An Aspen second-home owner whose company is embroiled in a lawsuit by a London fashionista and her sister over a local mansion they tried to rent for more than $300,000 is not liable to the other defendant should the plaintiffs prevail, a judge ruled Friday.
The lawsuit by Mounissa and Nafissa Chodieva alleges that they paid roughly $20,000 a night to rent a 9,331-square-foot Shadow Mountain home for two weeks over the Christmas holidays in 2011.
The sisters, who contend they have only received back their $25,000 security deposit, in February 2012 sued the home’s owner, the BDDC Trust, and Aspen Signature Properties (ASP), a local rental company.
ASP brokered the lease the family signed with the home’s former owner, Little Cloud 3 LLC, to rent the $16 million residence at 24 Little Cloud Lane.
But when the trust bought the residence in November 2011, an ASP representative, Tracy Sutton, allegedly informed the Chodievas’ broker that the trust’s principal, Tom Dundon of Dallas, would not be honoring the lease. The sisters are suing Dundon’s trust for breach of contract and the property company for negligent misrepresentation, breach of fiduciary duty and civil theft.
The property firm then filed a counterclaim against the BDDC Trust, alleging the trust is liable for any potential damages should the sisters prevail.
“Essentially, ASP has alleged that if [it] is found liable to the plaintiffs, then the trust is liable to ASP because Ms. Sutton was acting as the trust’s agent when she sent the ... email” informing the family about Dundon’s stance, says the ruling by Judge Denise Lynch of Pitkin County District Court.
Lynch ruled for the trust, which had argued that it had no legal relationship with ASP.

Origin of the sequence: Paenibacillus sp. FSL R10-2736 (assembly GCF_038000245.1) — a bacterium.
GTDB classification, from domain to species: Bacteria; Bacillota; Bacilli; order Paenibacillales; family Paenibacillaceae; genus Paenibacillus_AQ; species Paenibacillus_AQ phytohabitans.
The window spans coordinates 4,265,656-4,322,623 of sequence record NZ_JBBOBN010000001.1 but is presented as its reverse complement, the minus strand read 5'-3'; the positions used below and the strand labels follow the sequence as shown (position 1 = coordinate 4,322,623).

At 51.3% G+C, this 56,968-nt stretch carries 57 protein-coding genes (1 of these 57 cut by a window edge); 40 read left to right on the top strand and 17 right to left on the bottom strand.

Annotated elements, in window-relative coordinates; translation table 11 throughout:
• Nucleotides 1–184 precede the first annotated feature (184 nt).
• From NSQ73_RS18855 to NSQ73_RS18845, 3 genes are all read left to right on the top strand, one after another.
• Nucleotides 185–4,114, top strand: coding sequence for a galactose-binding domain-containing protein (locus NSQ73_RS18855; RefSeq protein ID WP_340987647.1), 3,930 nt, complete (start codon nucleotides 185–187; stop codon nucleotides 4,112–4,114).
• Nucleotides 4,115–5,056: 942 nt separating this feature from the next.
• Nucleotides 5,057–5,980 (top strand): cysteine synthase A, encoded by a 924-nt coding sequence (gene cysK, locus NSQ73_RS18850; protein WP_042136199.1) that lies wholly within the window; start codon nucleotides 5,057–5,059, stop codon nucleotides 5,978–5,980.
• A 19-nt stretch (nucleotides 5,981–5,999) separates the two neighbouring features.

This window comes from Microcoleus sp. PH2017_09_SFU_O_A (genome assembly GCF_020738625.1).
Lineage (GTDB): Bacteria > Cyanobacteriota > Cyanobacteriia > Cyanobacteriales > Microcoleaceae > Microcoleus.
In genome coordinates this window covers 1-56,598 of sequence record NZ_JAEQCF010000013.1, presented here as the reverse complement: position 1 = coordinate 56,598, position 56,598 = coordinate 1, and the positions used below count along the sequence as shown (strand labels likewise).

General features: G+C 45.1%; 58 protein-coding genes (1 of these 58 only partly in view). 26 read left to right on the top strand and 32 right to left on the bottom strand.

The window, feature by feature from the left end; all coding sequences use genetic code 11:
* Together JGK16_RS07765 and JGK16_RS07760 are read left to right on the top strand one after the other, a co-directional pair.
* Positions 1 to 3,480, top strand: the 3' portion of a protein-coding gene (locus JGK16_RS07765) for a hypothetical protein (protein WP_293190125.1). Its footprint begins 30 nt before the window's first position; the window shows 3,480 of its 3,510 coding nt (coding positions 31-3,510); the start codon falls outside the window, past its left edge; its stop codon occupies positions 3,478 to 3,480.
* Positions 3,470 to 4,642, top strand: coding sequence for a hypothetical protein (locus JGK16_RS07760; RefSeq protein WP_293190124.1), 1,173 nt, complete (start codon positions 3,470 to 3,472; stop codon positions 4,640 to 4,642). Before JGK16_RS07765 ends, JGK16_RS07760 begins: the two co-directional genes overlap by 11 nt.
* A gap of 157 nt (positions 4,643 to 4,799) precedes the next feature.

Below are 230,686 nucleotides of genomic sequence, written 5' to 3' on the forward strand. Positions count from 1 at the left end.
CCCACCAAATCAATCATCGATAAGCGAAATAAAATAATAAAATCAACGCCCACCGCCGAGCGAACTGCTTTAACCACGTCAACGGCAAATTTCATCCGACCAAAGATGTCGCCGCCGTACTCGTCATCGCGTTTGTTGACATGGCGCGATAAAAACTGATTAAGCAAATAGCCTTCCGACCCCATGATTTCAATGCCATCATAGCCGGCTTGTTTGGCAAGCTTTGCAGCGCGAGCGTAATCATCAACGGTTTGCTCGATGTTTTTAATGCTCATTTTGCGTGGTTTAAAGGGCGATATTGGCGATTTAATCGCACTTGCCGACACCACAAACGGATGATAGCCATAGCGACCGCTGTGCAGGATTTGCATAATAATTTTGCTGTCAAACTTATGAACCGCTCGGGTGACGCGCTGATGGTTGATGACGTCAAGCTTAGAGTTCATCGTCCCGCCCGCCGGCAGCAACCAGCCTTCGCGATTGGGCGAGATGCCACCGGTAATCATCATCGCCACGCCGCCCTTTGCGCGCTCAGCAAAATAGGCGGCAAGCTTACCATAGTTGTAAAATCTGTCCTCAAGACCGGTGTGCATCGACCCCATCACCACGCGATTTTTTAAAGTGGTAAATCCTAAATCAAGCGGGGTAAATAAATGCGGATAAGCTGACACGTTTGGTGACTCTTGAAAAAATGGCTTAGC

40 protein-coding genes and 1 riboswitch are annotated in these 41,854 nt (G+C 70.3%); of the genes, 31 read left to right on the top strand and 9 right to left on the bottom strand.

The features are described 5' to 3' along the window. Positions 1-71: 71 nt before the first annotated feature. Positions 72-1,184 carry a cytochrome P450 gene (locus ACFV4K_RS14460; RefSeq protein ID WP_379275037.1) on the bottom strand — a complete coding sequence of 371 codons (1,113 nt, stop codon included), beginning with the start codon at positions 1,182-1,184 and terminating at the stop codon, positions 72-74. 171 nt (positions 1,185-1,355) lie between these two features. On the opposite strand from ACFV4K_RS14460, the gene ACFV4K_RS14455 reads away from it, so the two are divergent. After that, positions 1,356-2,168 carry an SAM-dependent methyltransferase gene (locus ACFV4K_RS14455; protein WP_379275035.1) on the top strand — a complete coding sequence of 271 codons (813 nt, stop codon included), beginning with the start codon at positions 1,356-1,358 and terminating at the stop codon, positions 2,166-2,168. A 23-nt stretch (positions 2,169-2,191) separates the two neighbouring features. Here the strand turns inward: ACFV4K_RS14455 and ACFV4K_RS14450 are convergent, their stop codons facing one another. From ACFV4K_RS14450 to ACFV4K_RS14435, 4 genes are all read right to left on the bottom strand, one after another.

ASP admitted in court documents that it was not a real estate agent or transaction broker for the trust on the day Sutton emailed the sisters’ representative, Lynch wrote. The judge presumed that ASP did broker the rental agreement between the Chodievas and Little Cloud 3.
“Therefore there could not have been a ... relationship between ASP and the trust as a matter of law,” the ruling says.
Lynch granted the BDDC Trust’s motion for a partial summary judgment, but has yet to rule on a similar motion by ASP against the sisters.
ASP argues that the Chodievas’ claims should be dismissed because the rental agreement Mounissa Chodieva signed contained an exculpatory clause, meaning she released the property firm from liability.
The Chodievas’ attorney, David McConaughy of Aspen, opposing ASP’s motion for summary judgment, wrote that such a clause in Colorado residential leases is unenforceable.
The sisters’ father owns a mining and metal conglomerate in Kazakhstan, and Mounissa Chodieva is the founder of Vault Couture, a business specializing in climate-controlled storage for wardrobes.
Dundon, the owner of an $11 million home in Dallas, in 2006 sold the subprime auto loan company he founded for $636 million.
The trust, in its answer to the lawsuit, denies the allegations and says it offered to honor the lease. Dundon’s attorney, Timothy Gordon of Denver, also wrote that the sisters only paid $240,000 for the rental, an amount his client offered to refund if the family no longer wanted to use the property. Dundon also claims that the Chodievas made conflicting statements about their intent to rent.
The sisters’ and their family eventually rented a Ute Avenue home for their stay.